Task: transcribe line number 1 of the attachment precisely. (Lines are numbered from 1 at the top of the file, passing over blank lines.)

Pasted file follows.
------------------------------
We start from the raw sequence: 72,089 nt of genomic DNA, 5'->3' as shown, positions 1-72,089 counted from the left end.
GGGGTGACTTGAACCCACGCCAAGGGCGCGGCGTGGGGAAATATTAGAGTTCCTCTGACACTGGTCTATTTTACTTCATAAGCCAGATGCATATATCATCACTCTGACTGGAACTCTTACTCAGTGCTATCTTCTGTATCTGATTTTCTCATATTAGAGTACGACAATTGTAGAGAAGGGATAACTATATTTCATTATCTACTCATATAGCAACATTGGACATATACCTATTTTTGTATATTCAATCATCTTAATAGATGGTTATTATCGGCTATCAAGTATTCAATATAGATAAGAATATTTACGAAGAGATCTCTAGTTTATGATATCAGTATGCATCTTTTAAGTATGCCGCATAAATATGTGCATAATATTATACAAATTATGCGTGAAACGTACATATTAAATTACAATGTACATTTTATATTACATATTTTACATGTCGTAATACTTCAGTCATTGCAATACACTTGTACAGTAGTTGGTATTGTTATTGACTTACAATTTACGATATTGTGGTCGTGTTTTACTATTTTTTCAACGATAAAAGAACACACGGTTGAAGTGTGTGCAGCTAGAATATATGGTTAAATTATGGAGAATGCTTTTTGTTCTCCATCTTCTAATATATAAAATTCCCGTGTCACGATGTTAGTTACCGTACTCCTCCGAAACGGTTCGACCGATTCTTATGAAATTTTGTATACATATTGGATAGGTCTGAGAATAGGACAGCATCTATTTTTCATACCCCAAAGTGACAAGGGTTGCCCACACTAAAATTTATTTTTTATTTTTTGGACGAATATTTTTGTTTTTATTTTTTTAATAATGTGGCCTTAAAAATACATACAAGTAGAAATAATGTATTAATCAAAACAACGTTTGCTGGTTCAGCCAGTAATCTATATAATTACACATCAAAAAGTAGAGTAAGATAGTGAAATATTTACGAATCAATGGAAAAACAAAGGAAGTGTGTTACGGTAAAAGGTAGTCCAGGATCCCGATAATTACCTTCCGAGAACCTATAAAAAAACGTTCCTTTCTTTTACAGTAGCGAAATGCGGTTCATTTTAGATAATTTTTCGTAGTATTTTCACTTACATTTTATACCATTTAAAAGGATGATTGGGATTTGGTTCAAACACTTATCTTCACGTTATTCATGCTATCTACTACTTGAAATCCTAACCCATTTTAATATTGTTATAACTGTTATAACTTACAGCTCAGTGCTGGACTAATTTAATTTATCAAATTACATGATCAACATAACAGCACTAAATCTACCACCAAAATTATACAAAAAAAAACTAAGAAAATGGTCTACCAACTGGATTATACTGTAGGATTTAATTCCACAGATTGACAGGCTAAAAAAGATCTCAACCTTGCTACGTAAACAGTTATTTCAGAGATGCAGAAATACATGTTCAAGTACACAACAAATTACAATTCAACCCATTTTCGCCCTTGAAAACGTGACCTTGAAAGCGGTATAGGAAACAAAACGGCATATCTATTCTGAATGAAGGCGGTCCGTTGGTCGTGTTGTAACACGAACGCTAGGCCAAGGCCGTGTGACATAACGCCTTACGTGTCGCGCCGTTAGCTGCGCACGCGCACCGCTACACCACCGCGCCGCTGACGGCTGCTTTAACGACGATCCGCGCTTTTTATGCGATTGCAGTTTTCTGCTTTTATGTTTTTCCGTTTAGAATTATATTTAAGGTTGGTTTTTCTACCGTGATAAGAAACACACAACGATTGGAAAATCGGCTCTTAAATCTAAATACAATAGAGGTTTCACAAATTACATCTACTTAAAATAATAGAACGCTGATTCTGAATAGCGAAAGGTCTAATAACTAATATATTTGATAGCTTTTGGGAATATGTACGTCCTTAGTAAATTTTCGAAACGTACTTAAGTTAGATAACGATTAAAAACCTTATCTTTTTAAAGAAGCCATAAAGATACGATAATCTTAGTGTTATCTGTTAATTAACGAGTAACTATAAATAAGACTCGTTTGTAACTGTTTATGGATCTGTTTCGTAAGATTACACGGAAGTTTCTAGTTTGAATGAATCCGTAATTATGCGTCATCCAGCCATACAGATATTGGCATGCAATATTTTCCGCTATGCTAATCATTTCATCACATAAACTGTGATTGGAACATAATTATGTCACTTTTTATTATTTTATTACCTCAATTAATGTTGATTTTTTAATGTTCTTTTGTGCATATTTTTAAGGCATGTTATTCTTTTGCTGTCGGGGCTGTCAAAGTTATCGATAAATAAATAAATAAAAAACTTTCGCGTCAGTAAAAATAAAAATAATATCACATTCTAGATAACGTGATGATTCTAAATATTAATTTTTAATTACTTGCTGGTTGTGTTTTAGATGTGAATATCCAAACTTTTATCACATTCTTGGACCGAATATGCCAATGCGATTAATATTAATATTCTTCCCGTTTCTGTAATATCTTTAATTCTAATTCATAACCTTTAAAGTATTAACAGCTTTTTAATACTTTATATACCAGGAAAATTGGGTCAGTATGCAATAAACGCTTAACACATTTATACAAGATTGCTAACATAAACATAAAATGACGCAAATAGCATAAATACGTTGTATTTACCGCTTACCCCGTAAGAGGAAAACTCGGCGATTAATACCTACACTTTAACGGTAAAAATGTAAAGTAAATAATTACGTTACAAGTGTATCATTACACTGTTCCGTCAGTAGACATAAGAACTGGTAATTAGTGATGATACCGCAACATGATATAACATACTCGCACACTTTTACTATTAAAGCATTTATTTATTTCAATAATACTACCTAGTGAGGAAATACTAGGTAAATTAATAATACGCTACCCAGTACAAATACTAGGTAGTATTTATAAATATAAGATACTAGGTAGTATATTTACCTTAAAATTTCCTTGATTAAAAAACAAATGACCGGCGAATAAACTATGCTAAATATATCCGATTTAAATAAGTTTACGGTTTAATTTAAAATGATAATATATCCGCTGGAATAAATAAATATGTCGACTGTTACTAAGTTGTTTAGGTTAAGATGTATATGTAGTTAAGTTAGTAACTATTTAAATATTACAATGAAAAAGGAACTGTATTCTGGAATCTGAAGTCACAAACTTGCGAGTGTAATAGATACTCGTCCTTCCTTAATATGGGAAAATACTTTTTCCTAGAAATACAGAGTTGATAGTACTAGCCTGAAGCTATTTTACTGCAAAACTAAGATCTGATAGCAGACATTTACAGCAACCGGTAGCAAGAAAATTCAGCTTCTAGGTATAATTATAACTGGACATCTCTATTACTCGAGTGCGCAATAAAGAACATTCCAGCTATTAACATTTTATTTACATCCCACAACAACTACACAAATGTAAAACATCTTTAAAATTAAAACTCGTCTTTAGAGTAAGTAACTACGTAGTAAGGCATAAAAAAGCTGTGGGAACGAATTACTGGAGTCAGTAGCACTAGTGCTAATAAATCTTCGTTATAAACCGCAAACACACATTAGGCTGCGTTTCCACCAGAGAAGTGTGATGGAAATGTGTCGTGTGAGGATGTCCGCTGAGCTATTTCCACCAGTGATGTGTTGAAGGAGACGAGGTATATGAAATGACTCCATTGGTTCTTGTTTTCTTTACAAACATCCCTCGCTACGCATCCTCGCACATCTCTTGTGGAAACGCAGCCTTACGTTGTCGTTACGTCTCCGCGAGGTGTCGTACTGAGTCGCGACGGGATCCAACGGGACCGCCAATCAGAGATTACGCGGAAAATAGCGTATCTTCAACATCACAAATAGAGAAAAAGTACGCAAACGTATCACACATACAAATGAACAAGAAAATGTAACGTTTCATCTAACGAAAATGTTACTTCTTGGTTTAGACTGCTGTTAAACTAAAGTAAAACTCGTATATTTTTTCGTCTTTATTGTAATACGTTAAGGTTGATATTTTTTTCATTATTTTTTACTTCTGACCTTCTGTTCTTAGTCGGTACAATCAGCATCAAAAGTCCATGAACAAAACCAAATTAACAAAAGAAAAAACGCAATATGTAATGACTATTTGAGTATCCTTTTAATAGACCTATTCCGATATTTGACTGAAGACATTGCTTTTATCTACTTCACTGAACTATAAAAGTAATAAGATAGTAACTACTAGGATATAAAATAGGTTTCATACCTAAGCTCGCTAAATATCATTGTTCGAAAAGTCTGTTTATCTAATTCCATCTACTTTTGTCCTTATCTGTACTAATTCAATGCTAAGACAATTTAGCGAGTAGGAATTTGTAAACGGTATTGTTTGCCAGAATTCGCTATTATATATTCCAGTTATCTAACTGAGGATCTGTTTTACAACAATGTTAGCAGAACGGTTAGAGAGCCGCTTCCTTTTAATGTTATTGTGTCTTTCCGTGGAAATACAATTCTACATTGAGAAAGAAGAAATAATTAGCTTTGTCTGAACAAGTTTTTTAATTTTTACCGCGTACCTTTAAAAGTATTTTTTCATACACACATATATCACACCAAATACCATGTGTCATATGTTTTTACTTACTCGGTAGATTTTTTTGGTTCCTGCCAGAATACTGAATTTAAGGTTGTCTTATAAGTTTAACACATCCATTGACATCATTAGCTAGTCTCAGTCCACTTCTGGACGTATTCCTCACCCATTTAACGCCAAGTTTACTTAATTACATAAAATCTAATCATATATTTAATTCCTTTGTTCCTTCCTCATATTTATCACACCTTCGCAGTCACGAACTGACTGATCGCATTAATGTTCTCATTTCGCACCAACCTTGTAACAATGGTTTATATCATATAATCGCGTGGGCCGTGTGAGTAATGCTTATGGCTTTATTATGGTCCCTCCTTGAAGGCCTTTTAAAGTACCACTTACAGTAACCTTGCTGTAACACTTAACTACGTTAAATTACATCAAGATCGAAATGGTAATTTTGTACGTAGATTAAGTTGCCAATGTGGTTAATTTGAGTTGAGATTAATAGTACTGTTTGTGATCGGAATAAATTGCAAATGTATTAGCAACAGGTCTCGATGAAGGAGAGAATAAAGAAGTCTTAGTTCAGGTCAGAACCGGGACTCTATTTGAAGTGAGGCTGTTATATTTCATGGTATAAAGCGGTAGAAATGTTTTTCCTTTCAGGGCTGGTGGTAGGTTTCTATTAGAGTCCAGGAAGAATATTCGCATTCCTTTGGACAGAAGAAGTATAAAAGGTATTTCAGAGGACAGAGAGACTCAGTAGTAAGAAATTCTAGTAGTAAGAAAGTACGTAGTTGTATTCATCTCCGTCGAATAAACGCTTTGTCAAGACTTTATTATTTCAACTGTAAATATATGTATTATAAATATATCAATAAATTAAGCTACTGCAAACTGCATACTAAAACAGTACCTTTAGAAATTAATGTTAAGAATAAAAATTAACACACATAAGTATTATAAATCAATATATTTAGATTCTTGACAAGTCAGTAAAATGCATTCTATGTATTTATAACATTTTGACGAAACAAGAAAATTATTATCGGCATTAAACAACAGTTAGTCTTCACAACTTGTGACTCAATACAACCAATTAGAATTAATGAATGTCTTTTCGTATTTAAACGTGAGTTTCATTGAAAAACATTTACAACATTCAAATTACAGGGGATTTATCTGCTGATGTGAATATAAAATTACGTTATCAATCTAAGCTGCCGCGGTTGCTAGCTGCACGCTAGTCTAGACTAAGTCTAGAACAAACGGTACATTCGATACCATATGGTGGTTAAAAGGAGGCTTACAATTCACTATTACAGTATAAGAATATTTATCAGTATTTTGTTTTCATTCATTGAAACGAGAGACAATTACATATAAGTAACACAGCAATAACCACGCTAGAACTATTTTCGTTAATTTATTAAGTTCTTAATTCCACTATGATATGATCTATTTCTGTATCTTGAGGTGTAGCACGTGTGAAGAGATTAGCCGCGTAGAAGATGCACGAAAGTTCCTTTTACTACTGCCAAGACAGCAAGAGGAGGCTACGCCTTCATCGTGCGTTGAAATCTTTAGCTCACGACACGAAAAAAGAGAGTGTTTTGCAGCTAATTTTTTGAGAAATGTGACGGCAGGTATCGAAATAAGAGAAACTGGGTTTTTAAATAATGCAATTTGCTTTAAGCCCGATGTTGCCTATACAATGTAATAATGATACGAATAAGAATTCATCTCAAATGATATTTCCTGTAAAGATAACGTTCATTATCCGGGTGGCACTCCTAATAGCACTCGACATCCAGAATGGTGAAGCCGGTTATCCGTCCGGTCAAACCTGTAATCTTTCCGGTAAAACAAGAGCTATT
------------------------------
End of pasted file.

We start from the raw sequence: 72,089 nt of genomic DNA, 5'->3' as shown, positions 1-72,089 counted from the left end.